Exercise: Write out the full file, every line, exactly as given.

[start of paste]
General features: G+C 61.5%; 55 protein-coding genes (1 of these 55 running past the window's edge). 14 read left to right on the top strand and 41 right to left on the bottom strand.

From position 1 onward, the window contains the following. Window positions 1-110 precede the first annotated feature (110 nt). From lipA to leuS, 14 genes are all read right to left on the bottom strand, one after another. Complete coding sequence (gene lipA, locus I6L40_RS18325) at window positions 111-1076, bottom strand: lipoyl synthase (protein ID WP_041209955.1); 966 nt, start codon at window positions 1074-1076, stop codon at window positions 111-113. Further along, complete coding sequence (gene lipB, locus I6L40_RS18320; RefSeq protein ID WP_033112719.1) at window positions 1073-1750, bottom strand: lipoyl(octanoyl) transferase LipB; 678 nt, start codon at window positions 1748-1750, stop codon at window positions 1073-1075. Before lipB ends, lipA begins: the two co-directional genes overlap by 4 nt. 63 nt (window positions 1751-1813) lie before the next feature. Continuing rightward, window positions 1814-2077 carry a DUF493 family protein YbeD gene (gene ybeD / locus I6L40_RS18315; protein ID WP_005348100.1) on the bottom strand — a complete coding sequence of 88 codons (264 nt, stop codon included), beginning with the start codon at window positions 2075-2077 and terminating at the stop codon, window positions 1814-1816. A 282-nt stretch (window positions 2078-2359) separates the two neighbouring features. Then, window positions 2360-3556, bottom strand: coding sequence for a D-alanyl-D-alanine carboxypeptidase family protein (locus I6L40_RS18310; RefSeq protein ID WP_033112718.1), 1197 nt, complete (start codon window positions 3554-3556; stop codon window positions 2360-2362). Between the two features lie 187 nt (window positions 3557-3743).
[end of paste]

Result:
General features: G+C 61.5%; 55 protein-coding genes (1 of these 55 running past the window's edge). 14 read left to right on the top strand and 41 right to left on the bottom strand.

From position 1 onward, the window contains the following. Window positions 1-110 precede the first annotated feature (110 nt). From lipA to leuS, 14 genes are all read right to left on the bottom strand, one after another. Complete coding sequence (gene lipA, locus I6L40_RS18325) at window positions 111-1076, bottom strand: lipoyl synthase (protein ID WP_041209955.1); 966 nt, start codon at window positions 1074-1076, stop codon at window positions 111-113. Further along, complete coding sequence (gene lipB, locus I6L40_RS18320; RefSeq protein ID WP_033112719.1) at window positions 1073-1750, bottom strand: lipoyl(octanoyl) transferase LipB; 678 nt, start codon at window positions 1748-1750, stop codon at window positions 1073-1075. Before lipB ends, lipA begins: the two co-directional genes overlap by 4 nt. 63 nt (window positions 1751-1813) lie before the next feature. Continuing rightward, window positions 1814-2077 carry a DUF493 family protein YbeD gene (gene ybeD / locus I6L40_RS18315; protein ID WP_005348100.1) on the bottom strand — a complete coding sequence of 88 codons (264 nt, stop codon included), beginning with the start codon at window positions 2075-2077 and terminating at the stop codon, window positions 1814-1816. A 282-nt stretch (window positions 2078-2359) separates the two neighbouring features. Then, window positions 2360-3556, bottom strand: coding sequence for a D-alanyl-D-alanine carboxypeptidase family protein (locus I6L40_RS18310; RefSeq protein ID WP_033112718.1), 1197 nt, complete (start codon window positions 3554-3556; stop codon window positions 2360-2362). Between the two features lie 187 nt (window positions 3557-3743).